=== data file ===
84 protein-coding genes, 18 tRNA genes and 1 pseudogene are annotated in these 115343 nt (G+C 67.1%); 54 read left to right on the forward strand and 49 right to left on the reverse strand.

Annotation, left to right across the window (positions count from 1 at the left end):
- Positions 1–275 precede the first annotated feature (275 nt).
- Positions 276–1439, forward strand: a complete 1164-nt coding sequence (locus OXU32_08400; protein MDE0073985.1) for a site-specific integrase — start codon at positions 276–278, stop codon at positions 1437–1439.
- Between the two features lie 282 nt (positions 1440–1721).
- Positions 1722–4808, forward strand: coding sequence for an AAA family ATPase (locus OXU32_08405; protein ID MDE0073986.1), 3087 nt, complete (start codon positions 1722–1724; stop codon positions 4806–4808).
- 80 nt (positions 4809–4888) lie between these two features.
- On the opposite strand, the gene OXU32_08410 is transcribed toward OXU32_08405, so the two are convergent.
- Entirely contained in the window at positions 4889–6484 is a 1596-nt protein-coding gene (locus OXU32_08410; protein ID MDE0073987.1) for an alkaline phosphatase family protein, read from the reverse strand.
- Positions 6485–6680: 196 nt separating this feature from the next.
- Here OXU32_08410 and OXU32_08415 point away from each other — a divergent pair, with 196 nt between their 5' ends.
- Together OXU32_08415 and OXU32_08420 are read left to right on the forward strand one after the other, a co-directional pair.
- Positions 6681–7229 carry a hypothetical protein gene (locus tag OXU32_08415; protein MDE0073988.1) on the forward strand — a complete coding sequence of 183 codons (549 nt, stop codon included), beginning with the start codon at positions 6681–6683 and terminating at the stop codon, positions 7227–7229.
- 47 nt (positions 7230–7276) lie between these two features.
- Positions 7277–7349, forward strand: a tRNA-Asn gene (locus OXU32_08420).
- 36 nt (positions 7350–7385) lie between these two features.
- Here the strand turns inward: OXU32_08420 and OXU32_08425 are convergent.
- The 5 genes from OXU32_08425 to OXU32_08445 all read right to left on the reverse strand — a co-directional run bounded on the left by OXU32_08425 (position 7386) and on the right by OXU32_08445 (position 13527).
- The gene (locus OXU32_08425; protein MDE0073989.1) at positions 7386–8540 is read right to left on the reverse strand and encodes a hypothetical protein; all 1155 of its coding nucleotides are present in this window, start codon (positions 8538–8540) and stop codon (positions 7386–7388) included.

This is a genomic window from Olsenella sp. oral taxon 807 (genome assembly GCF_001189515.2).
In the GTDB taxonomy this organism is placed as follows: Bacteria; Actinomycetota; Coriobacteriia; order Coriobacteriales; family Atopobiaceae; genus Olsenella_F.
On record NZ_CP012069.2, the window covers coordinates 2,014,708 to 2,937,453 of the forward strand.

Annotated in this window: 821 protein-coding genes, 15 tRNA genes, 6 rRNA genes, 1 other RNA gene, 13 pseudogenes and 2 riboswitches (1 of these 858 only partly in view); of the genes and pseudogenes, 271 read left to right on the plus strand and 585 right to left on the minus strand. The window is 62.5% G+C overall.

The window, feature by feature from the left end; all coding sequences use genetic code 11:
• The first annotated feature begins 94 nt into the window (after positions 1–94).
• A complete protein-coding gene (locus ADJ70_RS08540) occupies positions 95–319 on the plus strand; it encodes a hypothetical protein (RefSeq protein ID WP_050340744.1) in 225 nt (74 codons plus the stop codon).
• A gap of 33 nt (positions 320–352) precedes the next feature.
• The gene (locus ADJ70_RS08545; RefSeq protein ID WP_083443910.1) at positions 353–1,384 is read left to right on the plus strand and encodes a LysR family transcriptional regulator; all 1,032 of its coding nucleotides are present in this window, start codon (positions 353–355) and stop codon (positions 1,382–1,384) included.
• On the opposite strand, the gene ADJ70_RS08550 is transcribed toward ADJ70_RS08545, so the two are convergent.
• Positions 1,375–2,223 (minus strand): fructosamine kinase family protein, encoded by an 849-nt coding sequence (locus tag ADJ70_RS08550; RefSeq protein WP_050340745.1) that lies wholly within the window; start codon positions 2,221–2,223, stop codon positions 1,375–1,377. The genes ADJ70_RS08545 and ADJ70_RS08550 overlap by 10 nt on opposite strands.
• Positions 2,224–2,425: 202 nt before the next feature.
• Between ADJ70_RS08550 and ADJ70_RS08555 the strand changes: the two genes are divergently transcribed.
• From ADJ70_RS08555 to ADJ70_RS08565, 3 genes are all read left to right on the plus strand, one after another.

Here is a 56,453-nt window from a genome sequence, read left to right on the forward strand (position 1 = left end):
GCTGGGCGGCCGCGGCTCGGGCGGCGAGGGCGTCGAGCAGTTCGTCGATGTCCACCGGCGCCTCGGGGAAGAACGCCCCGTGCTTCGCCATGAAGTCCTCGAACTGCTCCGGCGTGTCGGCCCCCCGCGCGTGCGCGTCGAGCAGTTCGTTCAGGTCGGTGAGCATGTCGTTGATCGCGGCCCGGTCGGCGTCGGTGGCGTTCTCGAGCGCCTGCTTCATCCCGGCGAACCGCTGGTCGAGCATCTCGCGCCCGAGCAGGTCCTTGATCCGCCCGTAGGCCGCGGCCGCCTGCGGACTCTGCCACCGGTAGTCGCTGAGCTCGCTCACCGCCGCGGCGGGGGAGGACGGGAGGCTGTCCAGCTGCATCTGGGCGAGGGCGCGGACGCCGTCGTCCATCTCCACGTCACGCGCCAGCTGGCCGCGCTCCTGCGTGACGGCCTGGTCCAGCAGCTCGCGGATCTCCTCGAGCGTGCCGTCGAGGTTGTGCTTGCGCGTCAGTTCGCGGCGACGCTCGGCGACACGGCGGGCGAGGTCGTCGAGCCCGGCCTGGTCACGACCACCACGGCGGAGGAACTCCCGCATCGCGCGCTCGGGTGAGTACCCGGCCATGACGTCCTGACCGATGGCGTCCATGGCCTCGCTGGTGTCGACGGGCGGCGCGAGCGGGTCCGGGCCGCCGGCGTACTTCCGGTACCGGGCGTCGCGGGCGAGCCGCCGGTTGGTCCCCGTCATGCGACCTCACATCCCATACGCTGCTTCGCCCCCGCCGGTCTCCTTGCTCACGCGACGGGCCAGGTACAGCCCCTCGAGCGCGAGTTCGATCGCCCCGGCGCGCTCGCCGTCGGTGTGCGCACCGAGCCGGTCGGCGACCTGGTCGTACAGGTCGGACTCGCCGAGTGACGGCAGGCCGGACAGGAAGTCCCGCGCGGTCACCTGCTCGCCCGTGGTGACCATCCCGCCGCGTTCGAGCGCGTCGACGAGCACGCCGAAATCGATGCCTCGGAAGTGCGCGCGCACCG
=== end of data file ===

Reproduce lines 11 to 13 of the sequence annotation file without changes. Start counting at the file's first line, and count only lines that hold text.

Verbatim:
- Here OXU32_08410 and OXU32_08415 point away from each other — a divergent pair, with 196 nt between their 5' ends.
- Together OXU32_08415 and OXU32_08420 are read left to right on the forward strand one after the other, a co-directional pair.
- Positions 6681–7229 carry a hypothetical protein gene (locus tag OXU32_08415; protein MDE0073988.1) on the forward strand — a complete coding sequence of 183 codons (549 nt, stop codon included), beginning with the start codon at positions 6681–6683 and terminating at the stop codon, positions 7227–7229.